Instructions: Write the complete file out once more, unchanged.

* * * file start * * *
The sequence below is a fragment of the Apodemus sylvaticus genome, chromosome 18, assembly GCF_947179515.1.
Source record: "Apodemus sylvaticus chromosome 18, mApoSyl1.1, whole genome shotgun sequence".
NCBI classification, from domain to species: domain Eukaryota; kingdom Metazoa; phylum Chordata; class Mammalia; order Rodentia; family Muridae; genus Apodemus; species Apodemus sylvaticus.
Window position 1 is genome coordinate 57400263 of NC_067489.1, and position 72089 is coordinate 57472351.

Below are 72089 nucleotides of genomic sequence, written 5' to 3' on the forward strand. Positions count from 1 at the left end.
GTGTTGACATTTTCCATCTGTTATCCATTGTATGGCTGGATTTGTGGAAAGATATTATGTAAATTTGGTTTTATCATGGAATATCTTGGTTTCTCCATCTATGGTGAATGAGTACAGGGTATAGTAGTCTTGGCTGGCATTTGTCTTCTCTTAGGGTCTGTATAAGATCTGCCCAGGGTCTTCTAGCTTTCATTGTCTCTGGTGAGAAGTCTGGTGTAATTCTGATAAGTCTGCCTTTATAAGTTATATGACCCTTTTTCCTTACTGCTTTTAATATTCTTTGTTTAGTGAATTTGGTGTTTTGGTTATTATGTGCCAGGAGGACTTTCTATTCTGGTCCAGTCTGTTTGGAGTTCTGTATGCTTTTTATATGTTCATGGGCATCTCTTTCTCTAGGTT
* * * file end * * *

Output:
The sequence below is a fragment of the Apodemus sylvaticus genome, chromosome 18, assembly GCF_947179515.1.
Source record: "Apodemus sylvaticus chromosome 18, mApoSyl1.1, whole genome shotgun sequence".
NCBI classification, from domain to species: domain Eukaryota; kingdom Metazoa; phylum Chordata; class Mammalia; order Rodentia; family Muridae; genus Apodemus; species Apodemus sylvaticus.
Window position 1 is genome coordinate 57400263 of NC_067489.1, and position 72089 is coordinate 57472351.

Below are 72089 nucleotides of genomic sequence, written 5' to 3' on the forward strand. Positions count from 1 at the left end.
GTGTTGACATTTTCCATCTGTTATCCATTGTATGGCTGGATTTGTGGAAAGATATTATGTAAATTTGGTTTTATCATGGAATATCTTGGTTTCTCCATCTATGGTGAATGAGTACAGGGTATAGTAGTCTTGGCTGGCATTTGTCTTCTCTTAGGGTCTGTATAAGATCTGCCCAGGGTCTTCTAGCTTTCATTGTCTCTGGTGAGAAGTCTGGTGTAATTCTGATAAGTCTGCCTTTATAAGTTATATGACCCTTTTTCCTTACTGCTTTTAATATTCTTTGTTTAGTGAATTTGGTGTTTTGGTTATTATGTGCCAGGAGGACTTTCTATTCTGGTCCAGTCTGTTTGGAGTTCTGTATGCTTTTTATATGTTCATGGGCATCTCTTTCTCTAGGTT